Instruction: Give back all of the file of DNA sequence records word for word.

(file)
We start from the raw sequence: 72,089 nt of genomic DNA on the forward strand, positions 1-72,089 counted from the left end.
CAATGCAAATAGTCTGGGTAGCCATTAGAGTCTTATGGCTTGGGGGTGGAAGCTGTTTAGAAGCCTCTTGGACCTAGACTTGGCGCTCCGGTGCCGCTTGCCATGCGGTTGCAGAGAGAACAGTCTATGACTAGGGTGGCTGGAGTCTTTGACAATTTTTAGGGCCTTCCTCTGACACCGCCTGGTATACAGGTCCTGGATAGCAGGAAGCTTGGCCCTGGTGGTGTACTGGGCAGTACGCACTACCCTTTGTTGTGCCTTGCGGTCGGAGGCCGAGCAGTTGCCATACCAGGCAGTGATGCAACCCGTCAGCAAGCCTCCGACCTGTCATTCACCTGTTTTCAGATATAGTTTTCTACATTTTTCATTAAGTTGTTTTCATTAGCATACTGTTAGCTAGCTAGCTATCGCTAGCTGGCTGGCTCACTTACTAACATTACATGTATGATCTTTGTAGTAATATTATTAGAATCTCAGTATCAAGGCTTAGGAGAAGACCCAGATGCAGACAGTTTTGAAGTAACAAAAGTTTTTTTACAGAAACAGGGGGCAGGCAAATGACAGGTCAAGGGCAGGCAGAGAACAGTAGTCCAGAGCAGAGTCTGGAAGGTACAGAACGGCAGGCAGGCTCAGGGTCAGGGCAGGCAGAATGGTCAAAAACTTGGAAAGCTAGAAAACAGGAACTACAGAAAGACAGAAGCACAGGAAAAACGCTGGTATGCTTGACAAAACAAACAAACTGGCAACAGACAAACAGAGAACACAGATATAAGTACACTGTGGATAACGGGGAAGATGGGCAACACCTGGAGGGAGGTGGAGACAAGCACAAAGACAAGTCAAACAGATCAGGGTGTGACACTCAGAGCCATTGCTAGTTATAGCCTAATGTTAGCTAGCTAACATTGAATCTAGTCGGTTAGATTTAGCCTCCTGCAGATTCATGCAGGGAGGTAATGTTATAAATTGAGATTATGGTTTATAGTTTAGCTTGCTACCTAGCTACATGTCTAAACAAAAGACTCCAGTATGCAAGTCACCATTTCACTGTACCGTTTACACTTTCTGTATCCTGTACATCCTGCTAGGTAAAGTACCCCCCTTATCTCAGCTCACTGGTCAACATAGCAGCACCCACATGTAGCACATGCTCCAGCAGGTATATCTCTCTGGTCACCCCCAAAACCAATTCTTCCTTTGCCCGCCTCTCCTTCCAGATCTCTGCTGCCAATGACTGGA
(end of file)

We start from the raw sequence: 72,089 nt of genomic DNA on the forward strand, positions 1-72,089 counted from the left end.
CAATGCAAATAGTCTGGGTAGCCATTAGAGTCTTATGGCTTGGGGGTGGAAGCTGTTTAGAAGCCTCTTGGACCTAGACTTGGCGCTCCGGTGCCGCTTGCCATGCGGTTGCAGAGAGAACAGTCTATGACTAGGGTGGCTGGAGTCTTTGACAATTTTTAGGGCCTTCCTCTGACACCGCCTGGTATACAGGTCCTGGATAGCAGGAAGCTTGGCCCTGGTGGTGTACTGGGCAGTACGCACTACCCTTTGTTGTGCCTTGCGGTCGGAGGCCGAGCAGTTGCCATACCAGGCAGTGATGCAACCCGTCAGCAAGCCTCCGACCTGTCATTCACCTGTTTTCAGATATAGTTTTCTACATTTTTCATTAAGTTGTTTTCATTAGCATACTGTTAGCTAGCTAGCTATCGCTAGCTGGCTGGCTCACTTACTAACATTACATGTATGATCTTTGTAGTAATATTATTAGAATCTCAGTATCAAGGCTTAGGAGAAGACCCAGATGCAGACAGTTTTGAAGTAACAAAAGTTTTTTTACAGAAACAGGGGGCAGGCAAATGACAGGTCAAGGGCAGGCAGAGAACAGTAGTCCAGAGCAGAGTCTGGAAGGTACAGAACGGCAGGCAGGCTCAGGGTCAGGGCAGGCAGAATGGTCAAAAACTTGGAAAGCTAGAAAACAGGAACTACAGAAAGACAGAAGCACAGGAAAAACGCTGGTATGCTTGACAAAACAAACAAACTGGCAACAGACAAACAGAGAACACAGATATAAGTACACTGTGGATAACGGGGAAGATGGGCAACACCTGGAGGGAGGTGGAGACAAGCACAAAGACAAGTCAAACAGATCAGGGTGTGACACTCAGAGCCATTGCTAGTTATAGCCTAATGTTAGCTAGCTAACATTGAATCTAGTCGGTTAGATTTAGCCTCCTGCAGATTCATGCAGGGAGGTAATGTTATAAATTGAGATTATGGTTTATAGTTTAGCTTGCTACCTAGCTACATGTCTAAACAAAAGACTCCAGTATGCAAGTCACCATTTCACTGTACCGTTTACACTTTCTGTATCCTGTACATCCTGCTAGGTAAAGTACCCCCCTTATCTCAGCTCACTGGTCAACATAGCAGCACCCACATGTAGCACATGCTCCAGCAGGTATATCTCTCTGGTCACCCCCAAAACCAATTCTTCCTTTGCCCGCCTCTCCTTCCAGATCTCTGCTGCCAATGACTGGA